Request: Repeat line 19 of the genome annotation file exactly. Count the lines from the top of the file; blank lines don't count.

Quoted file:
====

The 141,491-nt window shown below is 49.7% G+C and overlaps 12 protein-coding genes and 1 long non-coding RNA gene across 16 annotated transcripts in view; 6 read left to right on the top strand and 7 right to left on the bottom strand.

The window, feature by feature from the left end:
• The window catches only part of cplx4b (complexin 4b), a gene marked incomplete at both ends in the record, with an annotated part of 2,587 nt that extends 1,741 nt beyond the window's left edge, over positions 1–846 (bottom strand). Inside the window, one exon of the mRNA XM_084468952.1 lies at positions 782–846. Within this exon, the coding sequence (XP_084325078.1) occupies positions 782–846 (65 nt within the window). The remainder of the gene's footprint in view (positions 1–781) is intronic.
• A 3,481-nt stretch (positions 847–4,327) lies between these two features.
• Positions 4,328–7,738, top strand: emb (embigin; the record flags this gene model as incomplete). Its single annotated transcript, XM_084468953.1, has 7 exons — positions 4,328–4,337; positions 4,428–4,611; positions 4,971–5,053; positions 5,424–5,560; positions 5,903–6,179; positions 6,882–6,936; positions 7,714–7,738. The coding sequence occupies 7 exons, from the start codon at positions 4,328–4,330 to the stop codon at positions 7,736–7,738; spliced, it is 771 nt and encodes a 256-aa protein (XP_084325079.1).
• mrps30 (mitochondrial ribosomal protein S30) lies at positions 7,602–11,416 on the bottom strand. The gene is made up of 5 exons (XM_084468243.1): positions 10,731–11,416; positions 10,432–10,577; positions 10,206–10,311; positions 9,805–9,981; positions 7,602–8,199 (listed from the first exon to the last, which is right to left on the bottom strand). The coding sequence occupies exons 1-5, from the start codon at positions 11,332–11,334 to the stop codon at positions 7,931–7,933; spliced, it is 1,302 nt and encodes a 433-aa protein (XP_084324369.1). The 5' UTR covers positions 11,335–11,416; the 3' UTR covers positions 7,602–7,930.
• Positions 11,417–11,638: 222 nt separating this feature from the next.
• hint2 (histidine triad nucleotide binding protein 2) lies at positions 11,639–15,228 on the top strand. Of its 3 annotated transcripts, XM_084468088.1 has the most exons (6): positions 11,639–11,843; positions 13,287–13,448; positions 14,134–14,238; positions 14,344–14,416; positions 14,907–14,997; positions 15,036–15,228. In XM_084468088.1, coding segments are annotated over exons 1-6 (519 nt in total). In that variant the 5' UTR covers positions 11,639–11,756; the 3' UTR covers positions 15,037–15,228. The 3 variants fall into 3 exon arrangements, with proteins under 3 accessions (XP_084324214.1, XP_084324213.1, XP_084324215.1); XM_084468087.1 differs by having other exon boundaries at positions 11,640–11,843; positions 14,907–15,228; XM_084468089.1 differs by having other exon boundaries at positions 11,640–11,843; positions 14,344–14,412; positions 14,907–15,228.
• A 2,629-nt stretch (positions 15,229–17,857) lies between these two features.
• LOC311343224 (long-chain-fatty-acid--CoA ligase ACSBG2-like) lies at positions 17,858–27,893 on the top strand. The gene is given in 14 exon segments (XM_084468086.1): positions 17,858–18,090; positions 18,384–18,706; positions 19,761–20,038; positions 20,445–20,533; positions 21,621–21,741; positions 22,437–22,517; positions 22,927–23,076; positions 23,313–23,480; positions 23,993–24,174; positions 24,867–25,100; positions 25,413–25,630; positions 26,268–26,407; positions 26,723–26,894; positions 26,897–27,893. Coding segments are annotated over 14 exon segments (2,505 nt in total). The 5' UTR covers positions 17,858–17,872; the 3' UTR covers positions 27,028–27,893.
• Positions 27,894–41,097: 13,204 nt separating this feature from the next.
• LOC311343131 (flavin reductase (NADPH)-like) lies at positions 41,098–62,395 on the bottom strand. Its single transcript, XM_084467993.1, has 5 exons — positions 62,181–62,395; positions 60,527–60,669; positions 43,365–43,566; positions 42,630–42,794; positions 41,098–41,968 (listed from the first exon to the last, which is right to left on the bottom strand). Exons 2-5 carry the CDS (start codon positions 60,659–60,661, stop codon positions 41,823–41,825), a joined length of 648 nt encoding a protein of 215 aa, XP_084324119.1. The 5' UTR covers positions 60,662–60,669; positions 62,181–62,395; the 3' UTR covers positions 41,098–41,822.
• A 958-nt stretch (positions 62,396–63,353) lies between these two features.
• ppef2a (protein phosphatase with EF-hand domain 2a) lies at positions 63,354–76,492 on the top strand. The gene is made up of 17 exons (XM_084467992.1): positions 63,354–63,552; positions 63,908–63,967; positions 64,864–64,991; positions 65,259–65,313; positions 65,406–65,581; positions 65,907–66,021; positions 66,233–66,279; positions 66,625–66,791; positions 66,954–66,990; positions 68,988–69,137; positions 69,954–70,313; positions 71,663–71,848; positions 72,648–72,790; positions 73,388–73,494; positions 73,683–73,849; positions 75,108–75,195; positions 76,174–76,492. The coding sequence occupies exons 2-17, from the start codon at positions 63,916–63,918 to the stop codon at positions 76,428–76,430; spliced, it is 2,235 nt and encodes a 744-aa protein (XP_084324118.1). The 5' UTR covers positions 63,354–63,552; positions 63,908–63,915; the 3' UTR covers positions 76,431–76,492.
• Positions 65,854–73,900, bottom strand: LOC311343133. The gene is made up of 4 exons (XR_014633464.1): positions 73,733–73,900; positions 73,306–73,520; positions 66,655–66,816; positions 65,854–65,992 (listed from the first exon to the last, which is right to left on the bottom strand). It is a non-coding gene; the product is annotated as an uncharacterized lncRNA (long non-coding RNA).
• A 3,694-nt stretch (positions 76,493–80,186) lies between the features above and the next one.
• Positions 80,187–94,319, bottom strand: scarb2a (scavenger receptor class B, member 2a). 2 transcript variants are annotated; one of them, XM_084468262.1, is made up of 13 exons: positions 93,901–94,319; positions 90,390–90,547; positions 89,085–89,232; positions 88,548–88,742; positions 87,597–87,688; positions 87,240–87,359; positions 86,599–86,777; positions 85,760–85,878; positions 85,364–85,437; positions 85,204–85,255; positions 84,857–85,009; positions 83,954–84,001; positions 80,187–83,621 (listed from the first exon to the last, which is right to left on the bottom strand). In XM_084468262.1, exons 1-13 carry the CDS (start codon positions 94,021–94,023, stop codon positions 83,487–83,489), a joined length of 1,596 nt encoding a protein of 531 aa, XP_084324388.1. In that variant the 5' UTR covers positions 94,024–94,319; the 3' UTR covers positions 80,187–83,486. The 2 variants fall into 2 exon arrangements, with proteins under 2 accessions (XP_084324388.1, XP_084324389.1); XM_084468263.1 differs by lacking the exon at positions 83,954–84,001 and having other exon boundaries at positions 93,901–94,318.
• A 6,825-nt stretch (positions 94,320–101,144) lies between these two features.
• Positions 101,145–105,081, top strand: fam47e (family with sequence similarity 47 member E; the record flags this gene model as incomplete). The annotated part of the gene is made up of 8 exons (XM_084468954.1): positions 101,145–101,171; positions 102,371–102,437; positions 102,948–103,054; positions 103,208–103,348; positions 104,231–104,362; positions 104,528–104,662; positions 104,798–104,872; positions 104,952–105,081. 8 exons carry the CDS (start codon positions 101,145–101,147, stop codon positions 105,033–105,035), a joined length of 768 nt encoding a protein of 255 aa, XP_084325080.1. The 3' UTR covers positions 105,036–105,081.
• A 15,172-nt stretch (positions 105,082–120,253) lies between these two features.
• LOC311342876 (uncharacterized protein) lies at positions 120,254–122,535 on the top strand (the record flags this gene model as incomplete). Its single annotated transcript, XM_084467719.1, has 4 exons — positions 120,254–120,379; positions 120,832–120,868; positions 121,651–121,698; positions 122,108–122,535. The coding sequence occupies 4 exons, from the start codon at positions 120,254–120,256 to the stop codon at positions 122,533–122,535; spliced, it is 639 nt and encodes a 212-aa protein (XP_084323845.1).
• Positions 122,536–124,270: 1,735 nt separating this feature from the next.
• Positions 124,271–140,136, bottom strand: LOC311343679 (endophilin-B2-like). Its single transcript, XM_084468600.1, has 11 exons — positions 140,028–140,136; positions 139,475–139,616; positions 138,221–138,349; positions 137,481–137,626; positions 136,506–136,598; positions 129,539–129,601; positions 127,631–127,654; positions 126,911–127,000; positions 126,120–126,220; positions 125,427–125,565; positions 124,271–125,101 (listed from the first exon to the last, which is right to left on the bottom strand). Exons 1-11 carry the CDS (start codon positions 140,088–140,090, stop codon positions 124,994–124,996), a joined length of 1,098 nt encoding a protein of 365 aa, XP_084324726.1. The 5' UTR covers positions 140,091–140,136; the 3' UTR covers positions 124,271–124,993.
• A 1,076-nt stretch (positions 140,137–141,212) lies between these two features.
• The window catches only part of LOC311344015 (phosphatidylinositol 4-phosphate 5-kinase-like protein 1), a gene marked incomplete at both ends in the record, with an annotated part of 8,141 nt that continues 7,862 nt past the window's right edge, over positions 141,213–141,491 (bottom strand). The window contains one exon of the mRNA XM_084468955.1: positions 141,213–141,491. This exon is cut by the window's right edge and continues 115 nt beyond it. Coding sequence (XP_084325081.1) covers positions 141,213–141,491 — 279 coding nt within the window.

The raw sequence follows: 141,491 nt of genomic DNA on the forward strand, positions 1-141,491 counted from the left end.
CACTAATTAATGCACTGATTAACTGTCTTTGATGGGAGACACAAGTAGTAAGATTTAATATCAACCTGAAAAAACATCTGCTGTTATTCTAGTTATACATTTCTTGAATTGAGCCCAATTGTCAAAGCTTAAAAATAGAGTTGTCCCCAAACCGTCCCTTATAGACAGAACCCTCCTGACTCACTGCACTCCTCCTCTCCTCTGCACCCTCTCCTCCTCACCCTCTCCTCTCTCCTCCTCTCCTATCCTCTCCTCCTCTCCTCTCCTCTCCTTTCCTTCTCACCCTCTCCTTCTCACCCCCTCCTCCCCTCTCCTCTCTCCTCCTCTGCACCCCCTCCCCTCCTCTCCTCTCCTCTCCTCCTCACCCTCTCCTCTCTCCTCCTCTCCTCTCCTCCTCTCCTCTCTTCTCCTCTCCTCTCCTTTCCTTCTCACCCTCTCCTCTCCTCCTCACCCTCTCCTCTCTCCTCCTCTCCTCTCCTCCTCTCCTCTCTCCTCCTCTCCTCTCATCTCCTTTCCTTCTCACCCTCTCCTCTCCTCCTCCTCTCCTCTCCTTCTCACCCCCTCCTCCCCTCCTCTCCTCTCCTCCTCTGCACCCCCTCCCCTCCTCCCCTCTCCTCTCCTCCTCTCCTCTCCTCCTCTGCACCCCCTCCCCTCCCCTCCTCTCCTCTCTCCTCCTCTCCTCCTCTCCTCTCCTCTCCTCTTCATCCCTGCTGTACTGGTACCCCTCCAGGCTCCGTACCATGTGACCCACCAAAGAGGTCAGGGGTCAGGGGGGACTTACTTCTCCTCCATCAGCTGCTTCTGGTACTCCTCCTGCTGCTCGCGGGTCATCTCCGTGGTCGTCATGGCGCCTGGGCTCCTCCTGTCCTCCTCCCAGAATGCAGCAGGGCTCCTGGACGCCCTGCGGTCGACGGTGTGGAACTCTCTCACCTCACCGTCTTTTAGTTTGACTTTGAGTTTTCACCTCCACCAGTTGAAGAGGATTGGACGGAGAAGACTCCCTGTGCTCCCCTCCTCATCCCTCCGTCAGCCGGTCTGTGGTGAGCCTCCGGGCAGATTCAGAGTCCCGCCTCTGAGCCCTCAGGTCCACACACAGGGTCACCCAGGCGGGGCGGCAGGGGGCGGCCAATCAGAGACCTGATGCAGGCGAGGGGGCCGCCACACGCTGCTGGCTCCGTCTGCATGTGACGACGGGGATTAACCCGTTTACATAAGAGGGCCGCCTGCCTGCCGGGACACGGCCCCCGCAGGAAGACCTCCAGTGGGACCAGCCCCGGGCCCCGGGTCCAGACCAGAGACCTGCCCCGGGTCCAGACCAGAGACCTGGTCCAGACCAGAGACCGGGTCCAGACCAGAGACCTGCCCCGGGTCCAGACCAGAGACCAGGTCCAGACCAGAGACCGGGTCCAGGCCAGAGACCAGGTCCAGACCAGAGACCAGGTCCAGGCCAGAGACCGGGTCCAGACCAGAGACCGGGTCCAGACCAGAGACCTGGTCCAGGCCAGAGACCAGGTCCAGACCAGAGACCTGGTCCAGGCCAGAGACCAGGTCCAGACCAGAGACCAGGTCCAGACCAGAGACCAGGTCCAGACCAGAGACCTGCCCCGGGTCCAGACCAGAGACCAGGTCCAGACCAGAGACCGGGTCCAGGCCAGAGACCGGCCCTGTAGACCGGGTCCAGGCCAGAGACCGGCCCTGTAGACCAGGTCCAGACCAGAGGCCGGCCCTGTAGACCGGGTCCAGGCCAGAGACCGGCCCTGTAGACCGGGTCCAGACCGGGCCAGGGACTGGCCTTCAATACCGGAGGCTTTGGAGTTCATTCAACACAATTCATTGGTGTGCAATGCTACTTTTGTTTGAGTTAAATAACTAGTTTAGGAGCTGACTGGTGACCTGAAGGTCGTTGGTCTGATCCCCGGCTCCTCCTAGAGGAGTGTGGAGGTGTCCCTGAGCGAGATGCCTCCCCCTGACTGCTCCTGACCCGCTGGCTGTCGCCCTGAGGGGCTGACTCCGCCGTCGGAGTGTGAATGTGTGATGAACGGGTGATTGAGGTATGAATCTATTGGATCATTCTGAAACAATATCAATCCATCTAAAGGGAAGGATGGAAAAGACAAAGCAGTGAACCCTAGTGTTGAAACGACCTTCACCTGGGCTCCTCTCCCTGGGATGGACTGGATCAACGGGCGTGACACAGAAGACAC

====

• Positions 101,145–105,081, top strand: fam47e (family with sequence similarity 47 member E; the record flags this gene model as incomplete). The annotated part of the gene is made up of 8 exons (XM_084468954.1): positions 101,145–101,171; positions 102,371–102,437; positions 102,948–103,054; positions 103,208–103,348; positions 104,231–104,362; positions 104,528–104,662; positions 104,798–104,872; positions 104,952–105,081. 8 exons carry the CDS (start codon positions 101,145–101,147, stop codon positions 105,033–105,035), a joined length of 768 nt encoding a protein of 255 aa, XP_084325080.1. The 3' UTR covers positions 105,036–105,081.